Ask any college student if holding down a job makes it tougher to study, and the answer is pretty predictable.
But, if you want proof, you can find it in a new study conducted by CalPIRG, the California Public Interest Research Group.
A new report just published by the group says that when community college students must work to pay for school, their grades suffer and it takes them longer to complete their education.
"It's like 50-50," said Kareem Lewis, a student at L.A. Trade Technical College. "I have to squeeze in a little bit of work and squeeze in a little bit of everything else."
CalPIRG contacted 2600 students at 18 campuses including L.A. Trade Technical and Santa Monica College, to gauge how work impacts the community college experience.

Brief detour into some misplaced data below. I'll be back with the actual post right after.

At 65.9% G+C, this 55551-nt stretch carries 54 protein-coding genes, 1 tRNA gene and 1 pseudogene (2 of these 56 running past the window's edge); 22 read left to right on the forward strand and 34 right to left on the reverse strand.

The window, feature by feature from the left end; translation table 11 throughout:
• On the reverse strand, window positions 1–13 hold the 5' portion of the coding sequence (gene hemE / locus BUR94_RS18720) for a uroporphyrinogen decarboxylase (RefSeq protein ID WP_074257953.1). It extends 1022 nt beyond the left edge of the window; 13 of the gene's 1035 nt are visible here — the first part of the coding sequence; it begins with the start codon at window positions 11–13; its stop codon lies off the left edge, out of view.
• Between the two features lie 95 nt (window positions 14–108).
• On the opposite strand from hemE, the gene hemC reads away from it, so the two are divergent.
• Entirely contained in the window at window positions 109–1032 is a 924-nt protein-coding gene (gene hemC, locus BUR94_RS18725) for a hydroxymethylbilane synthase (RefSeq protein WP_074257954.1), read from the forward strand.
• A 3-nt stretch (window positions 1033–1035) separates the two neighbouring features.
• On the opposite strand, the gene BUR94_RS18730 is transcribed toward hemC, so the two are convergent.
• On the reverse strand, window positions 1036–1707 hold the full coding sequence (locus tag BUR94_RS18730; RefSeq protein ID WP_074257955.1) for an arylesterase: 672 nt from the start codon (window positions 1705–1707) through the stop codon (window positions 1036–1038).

The report called "Working Too Hard To Make The Grade" says financial aid can ease the burden, but many students don't know that they can apply for it.
"Our studies have found that students eligible for financial aid don't apply for it." said Margaret Howe, a CalPIRG campus organizer. "Sometimes they don't know they're eligible or they have misunderstandings."
Howe said CalPIRG believes everyone has a stake in the graduation rate of students who could be future professionals.
"We aren't actually meeting the need that we have for college graduates as a state." She said. "We wanted to find out why."
And, of course, rising tuition rates and tough times are not helping.
"I work more than I come to school." said Sandra Fuentes, another L.A. Trade Tech student. "I used to go to school more than I work."